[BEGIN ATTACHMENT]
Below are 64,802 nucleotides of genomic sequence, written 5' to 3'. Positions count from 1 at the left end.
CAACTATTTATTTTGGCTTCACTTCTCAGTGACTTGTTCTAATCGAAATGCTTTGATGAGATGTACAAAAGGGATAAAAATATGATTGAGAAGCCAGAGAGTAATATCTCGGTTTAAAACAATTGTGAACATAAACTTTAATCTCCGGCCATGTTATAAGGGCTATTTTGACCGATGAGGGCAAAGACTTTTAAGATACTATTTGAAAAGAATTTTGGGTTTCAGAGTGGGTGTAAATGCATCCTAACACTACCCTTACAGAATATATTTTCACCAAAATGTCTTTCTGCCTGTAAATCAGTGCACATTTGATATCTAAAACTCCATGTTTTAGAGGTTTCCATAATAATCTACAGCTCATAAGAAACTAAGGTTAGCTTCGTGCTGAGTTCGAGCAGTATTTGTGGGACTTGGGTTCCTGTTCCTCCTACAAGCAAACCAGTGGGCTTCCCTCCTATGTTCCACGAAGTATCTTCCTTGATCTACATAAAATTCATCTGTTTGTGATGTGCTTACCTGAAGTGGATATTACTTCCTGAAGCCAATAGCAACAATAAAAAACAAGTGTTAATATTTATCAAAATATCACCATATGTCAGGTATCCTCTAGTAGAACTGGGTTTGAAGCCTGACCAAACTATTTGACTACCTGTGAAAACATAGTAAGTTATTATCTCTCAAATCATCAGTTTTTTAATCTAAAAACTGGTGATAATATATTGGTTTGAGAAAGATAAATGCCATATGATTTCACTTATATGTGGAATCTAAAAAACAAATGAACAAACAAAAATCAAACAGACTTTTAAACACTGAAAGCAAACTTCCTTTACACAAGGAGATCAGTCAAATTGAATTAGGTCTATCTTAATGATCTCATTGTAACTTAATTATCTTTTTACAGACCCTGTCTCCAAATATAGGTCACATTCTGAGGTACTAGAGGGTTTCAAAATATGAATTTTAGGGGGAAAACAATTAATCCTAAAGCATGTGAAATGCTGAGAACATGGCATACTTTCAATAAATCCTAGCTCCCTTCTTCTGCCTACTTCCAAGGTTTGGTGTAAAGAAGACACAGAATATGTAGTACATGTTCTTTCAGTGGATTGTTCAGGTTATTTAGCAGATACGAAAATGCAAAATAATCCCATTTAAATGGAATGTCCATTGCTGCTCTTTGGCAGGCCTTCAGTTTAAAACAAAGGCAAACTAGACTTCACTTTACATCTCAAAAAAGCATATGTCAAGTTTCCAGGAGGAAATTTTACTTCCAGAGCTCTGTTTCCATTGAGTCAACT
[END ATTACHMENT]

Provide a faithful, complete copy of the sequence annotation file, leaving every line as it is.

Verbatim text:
Below are 64,802 nucleotides of genomic sequence, written 5' to 3'. Positions count from 1 at the left end.
CAACTATTTATTTTGGCTTCACTTCTCAGTGACTTGTTCTAATCGAAATGCTTTGATGAGATGTACAAAAGGGATAAAAATATGATTGAGAAGCCAGAGAGTAATATCTCGGTTTAAAACAATTGTGAACATAAACTTTAATCTCCGGCCATGTTATAAGGGCTATTTTGACCGATGAGGGCAAAGACTTTTAAGATACTATTTGAAAAGAATTTTGGGTTTCAGAGTGGGTGTAAATGCATCCTAACACTACCCTTACAGAATATATTTTCACCAAAATGTCTTTCTGCCTGTAAATCAGTGCACATTTGATATCTAAAACTCCATGTTTTAGAGGTTTCCATAATAATCTACAGCTCATAAGAAACTAAGGTTAGCTTCGTGCTGAGTTCGAGCAGTATTTGTGGGACTTGGGTTCCTGTTCCTCCTACAAGCAAACCAGTGGGCTTCCCTCCTATGTTCCACGAAGTATCTTCCTTGATCTACATAAAATTCATCTGTTTGTGATGTGCTTACCTGAAGTGGATATTACTTCCTGAAGCCAATAGCAACAATAAAAAACAAGTGTTAATATTTATCAAAATATCACCATATGTCAGGTATCCTCTAGTAGAACTGGGTTTGAAGCCTGACCAAACTATTTGACTACCTGTGAAAACATAGTAAGTTATTATCTCTCAAATCATCAGTTTTTTAATCTAAAAACTGGTGATAATATATTGGTTTGAGAAAGATAAATGCCATATGATTTCACTTATATGTGGAATCTAAAAAACAAATGAACAAACAAAAATCAAACAGACTTTTAAACACTGAAAGCAAACTTCCTTTACACAAGGAGATCAGTCAAATTGAATTAGGTCTATCTTAATGATCTCATTGTAACTTAATTATCTTTTTACAGACCCTGTCTCCAAATATAGGTCACATTCTGAGGTACTAGAGGGTTTCAAAATATGAATTTTAGGGGGAAAACAATTAATCCTAAAGCATGTGAAATGCTGAGAACATGGCATACTTTCAATAAATCCTAGCTCCCTTCTTCTGCCTACTTCCAAGGTTTGGTGTAAAGAAGACACAGAATATGTAGTACATGTTCTTTCAGTGGATTGTTCAGGTTATTTAGCAGATACGAAAATGCAAAATAATCCCATTTAAATGGAATGTCCATTGCTGCTCTTTGGCAGGCCTTCAGTTTAAAACAAAGGCAAACTAGACTTCACTTTACATCTCAAAAAAGCATATGTCAAGTTTCCAGGAGGAAATTTTACTTCCAGAGCTCTGTTTCCATTGAGTCAACT